“If you’ve never treated yourself to a novel by T.M. Brown, I recommend you start turning the pages of Purgatory, which in my estimation is pure literature. This story unfolds once again amid the patchwork of furrowed cotton and peanut fields of the South Georgia Christian community of Shiloh, where the townsfolk are getting ready to celebrate the annual Lightning Bug Festival — ol’ downhome country fun at its finest. But a storm is about to erupt. While folks fret they might lose their mayor to the Congressional swamp-water intrigue of Washington, an orphaned teenage girl appears on the scene in search of a mother who is long dead. But when one of Shiloh’s citizens purchases an armored limo with a checkered history at a Sheriff’s used-car auction, the town’s tranquility is shattered by the accumulation of dead bodies and broken hearts. Here’s a story that will keep you reading throughout the wee hours.” Jedwin Smith, author of I AM ISRAEL, Our Brother’s Keeper, and Fatal Treasure
“Purgatory, a Progeny’s Quest is the third novel in the excellent Shiloh Mystery Series and I think it is the best one yet. I’ve enjoyed reading all of T.M. Brown’s books, but I think he really knocks it out of the park with Purgatory. It’s a stunning blend of mystery, inspiration, and authentic characters and settings. The setting is a southern town named Shiloh (this fictional town is based on Newnan, Georgia) and I thought the author captures a very realistic feel of time and place. I also liked the way the author weaved Christian religious inspiration into the mystery plot of the book. I highly recommend this novel.” Lee Gimenez, Award-winning author of 15 books and Finalist for Author Academy Award
“The passage atop the day’s journal page came from Proverbs... ‘good people detest the darkness of evil; the wicked abhor the light of goodness’.” Theo’s morning devotions, Pg. 90 – Purgatory- A Progeny’s Quest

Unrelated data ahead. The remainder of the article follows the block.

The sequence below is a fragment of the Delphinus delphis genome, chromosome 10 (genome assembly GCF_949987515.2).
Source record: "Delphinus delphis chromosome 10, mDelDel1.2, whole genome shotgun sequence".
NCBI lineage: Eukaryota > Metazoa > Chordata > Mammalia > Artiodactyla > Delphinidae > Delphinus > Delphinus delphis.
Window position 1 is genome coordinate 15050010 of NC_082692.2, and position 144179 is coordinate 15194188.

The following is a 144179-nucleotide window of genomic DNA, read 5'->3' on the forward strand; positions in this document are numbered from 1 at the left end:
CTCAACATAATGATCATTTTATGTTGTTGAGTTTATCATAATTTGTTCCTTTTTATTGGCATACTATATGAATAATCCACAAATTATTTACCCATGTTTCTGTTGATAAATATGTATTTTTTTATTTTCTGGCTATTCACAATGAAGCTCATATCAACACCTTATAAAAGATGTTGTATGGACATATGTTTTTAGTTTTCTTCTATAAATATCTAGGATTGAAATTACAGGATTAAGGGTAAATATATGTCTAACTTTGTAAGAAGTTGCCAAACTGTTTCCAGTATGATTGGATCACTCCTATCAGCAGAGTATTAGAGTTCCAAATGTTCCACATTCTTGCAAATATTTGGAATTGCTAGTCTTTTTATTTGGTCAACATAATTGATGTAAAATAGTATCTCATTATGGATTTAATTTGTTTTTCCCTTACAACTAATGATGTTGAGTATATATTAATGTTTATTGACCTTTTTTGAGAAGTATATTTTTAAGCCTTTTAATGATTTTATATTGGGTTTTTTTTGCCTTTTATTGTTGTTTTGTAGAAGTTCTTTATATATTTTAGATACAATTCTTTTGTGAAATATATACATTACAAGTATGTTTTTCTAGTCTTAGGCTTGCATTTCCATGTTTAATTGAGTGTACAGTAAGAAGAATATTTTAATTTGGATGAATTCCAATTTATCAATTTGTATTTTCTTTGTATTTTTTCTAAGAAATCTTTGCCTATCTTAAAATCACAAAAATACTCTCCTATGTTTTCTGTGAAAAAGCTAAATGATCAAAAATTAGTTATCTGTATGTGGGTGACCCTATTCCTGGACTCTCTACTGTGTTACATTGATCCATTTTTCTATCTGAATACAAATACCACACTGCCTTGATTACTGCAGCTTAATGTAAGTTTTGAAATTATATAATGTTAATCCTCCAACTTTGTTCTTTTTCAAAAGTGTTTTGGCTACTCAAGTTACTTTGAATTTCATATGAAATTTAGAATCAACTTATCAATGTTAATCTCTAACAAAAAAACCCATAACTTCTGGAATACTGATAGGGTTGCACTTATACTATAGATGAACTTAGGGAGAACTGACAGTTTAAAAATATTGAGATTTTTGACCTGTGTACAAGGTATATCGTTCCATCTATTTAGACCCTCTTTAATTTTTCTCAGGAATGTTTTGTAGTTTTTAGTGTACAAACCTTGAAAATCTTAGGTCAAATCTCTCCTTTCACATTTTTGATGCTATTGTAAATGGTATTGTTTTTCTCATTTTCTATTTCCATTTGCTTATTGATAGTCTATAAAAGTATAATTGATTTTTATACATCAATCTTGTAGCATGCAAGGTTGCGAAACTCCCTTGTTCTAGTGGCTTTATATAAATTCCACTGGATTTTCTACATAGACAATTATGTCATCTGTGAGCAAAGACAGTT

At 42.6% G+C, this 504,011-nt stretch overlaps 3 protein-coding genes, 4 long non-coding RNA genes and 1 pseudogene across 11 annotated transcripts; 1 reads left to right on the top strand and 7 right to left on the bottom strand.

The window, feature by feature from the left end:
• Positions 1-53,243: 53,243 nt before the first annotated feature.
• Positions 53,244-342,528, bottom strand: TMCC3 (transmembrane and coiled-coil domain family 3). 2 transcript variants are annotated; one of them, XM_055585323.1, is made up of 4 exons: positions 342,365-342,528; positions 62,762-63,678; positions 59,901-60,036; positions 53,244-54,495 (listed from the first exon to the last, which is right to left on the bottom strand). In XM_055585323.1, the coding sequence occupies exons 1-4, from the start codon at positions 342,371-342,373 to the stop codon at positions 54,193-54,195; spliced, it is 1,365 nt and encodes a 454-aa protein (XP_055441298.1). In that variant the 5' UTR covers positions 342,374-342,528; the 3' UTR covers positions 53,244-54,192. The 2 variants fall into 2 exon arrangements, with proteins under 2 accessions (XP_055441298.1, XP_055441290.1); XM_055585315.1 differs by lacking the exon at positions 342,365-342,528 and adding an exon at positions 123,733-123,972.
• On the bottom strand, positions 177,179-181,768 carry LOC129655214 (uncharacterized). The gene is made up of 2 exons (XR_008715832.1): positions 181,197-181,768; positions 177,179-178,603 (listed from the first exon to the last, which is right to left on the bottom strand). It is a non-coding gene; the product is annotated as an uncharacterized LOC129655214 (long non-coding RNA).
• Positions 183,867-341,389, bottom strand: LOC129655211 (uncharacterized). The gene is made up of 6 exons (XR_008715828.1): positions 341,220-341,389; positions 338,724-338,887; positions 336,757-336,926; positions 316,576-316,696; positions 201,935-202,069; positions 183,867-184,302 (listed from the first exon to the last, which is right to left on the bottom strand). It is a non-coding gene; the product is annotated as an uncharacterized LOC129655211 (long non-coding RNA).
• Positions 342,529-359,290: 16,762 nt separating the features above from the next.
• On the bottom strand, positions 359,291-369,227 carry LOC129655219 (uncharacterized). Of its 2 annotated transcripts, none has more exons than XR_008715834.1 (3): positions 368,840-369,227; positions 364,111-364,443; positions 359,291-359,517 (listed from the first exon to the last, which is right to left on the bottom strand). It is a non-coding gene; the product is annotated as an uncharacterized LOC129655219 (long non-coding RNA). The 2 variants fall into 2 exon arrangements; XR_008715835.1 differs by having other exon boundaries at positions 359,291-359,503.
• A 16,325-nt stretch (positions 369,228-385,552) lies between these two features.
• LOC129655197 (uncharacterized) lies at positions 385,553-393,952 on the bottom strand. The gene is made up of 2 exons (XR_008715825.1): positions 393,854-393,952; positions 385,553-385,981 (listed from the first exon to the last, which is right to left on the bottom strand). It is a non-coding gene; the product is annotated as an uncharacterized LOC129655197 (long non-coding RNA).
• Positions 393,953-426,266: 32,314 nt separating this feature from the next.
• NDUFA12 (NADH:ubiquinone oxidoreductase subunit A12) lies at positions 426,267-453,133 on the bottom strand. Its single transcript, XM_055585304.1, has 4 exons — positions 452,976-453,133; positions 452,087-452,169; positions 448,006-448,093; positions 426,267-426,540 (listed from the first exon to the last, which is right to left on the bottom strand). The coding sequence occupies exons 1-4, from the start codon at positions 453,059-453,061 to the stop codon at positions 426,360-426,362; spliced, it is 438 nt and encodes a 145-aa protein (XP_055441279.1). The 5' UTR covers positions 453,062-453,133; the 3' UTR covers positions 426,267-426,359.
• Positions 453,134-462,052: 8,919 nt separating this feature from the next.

“Having read the first two books, this last in the Series exceeds all expectations; and as expected, many of the delightful characters so carefully described before have returned. Theo and Liddy have become trusted residents of Shiloh, frequently called upon for advice and guidance. Barbequed brisket, coffee from grounds carefully measured into a pot, and celebrations such as the Lightning Bug Festival, brighten their days. Just when you think it all a little too perfect, a founding family’s bloodlines are redefined and a new resident arrives. Your heart begins to race when two mysterious strangers intrude and skulk around town. When their plan escalates and lives are threatened, the town joins local deputies to discover their identities and motives. Of course, Theo is smack dab in the middle; where else would he be? There’s more than sweet tea and moss-covered oaks to this tale and Mike Brown has done Shiloh proud.” Linda J Pifer, author of Ohio Girl
“Mysteries beset the citizenry of a small southern town that exudes ‘contagious, country-fried wholeness.’ T. M. Brown peels back the layers of those mysteries like one peels an onion. As you approach the finale, better hold on to your hat!” Jameson Gregg, Georgia Author of the Year, author of Luck Be A Chicken, a comic novel
“T.M. Brown writes with subtlety, compassion, and understanding. His characters are rich, the story is compelling, and the denouement is more than satisfying. The story is funny and sad, the language is clever and poetic, and the book is nothing less than a gem. With skill and finesse, Brown moves the story forward at a measured pace as he introduces believable and sympathetic characters, and each of these brings depth and sometimes gentle humor to this finely crafted story. Purgatory—A Progeny’s Quest is a story of growth, and change, and hope, and renewal. It is a story of forgiveness. It is an extraordinary tale written by an exceptional author. I will read this book again.” Raymond L. Atkins, author of Set List, Sweetwater Blues, Camp Redemption Georgia Author of the Year
“In Purgatory – A Progeny’s Quest, book three of the Shiloh Mystery Series, T. M. Brown delivers another satisfying read of Southern Fiction with a strong sense of place and memorable characters. Theo and Liddy Phillips right the wrongs of broken lives and hearts with Christian hope.” – Johnnie Bernhard, author of Sisters of the Undertow and How We Came to Be
“The long-awaited finale of the Shiloh Series doesn’t disappoint. With barbecue, lightning bugs, and delightful dialogue. T.M. Brown delivers a gem of a southern novel to his faithful followers.” Renea Winchester, Outbound Train and Farming Friends and Fried Bologna Sandwiches